On Seeing: Things Seen, Unseen, and Obscene

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Overlook Duckworth, 2006 - Literary Collections - 236 pages
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Sight is almost unanimously regarded as the sense most vital to our day-to-day survival and awareness of the world around us. It is also the sense that dominates our subconscious and our dreams, and from the earliest efforts in the arts, painters and sculptors have explored the boundaries between these two states. In this elegantly written and probing examination of vision, award-winning author F. Gonzalez-Crussi explores the breadth of fascinating phenomena associated with seeing. From ancient myth (Actaeon's illicit glimpse of the bathing Diana), to eighteenth-century France (when two voyeurs sparked a bloody anti-royalist riot on the Champs-de-Mars), to modern-day advances in microscopy and photography, Gonzalez-Crussi surveys the ways in which, through the sense of sight, perceiver and perceived are inextricably joined, each affecting the other in a profound way, and how our awareness of this union has led to millennia of curious preoccupations. With its spectacular breadth, insight, wit, and fascinating detail. On Seeing is a vastly entertaining book that enlarges our awareness of the world around us. Book jacket.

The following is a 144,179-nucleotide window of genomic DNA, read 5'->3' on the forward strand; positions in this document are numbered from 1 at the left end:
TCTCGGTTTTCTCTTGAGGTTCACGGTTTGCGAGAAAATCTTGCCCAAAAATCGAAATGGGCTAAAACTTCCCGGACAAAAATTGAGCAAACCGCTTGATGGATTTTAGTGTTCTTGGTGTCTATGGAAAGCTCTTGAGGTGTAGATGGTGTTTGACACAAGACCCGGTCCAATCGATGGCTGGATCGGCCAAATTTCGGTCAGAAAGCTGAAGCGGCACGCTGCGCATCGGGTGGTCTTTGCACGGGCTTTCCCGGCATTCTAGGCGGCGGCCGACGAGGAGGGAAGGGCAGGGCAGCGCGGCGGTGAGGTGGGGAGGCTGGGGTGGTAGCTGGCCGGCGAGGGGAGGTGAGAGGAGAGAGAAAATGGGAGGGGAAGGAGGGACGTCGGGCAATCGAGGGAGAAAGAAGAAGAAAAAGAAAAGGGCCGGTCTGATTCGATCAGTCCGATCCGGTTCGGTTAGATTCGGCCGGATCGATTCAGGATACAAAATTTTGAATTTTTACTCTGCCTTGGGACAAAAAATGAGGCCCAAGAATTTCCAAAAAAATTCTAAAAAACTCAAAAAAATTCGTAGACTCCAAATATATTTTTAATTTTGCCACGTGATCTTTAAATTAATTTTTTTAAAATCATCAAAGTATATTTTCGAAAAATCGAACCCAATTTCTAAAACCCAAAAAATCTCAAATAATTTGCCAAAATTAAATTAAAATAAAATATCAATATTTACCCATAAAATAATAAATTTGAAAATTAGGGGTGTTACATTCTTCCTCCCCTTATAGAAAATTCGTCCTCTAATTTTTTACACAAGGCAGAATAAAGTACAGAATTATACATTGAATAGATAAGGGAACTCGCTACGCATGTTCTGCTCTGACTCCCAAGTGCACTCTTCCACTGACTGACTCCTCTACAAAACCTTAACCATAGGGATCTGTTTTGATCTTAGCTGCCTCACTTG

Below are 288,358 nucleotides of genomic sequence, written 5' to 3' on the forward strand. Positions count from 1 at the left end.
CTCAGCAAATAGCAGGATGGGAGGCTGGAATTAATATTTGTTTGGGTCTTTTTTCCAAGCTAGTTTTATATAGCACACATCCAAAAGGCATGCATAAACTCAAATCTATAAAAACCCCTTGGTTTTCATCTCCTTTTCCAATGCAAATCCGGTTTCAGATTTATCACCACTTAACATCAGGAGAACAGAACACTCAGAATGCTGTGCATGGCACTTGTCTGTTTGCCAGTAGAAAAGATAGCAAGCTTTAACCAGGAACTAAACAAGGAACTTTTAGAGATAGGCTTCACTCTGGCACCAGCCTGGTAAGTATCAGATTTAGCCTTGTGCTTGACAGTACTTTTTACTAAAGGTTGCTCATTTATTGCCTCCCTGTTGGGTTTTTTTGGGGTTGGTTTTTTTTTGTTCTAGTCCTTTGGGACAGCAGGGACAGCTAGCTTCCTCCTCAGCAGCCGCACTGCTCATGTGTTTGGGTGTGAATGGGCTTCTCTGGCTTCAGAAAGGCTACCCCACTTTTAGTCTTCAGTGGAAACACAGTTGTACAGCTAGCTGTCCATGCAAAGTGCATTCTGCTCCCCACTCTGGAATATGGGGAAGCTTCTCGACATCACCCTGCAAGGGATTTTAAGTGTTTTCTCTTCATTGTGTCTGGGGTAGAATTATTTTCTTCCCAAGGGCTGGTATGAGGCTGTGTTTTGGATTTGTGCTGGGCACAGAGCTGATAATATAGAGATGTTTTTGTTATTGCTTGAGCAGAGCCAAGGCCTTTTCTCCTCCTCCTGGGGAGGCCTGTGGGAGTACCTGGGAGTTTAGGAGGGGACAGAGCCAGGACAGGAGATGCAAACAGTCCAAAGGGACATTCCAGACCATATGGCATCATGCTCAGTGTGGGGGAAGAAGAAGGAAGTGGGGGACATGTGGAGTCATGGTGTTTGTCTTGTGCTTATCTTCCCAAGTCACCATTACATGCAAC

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The Clinical Eye
Microscopy With Some Personal Reminiscences

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About the author (2006)

F. Gonzalez-Crussi, M.D., is the head of laboratories at the Children's Memorial Hospital and a professor of pathology at Northwestern University. He is the author of Notes of an Anatomist, Three Forms of Sudden Death, On the Nature of Things Erotic, The Five Senses, The Day of the Dead, and Suspended Animation. He lives in Chicago.

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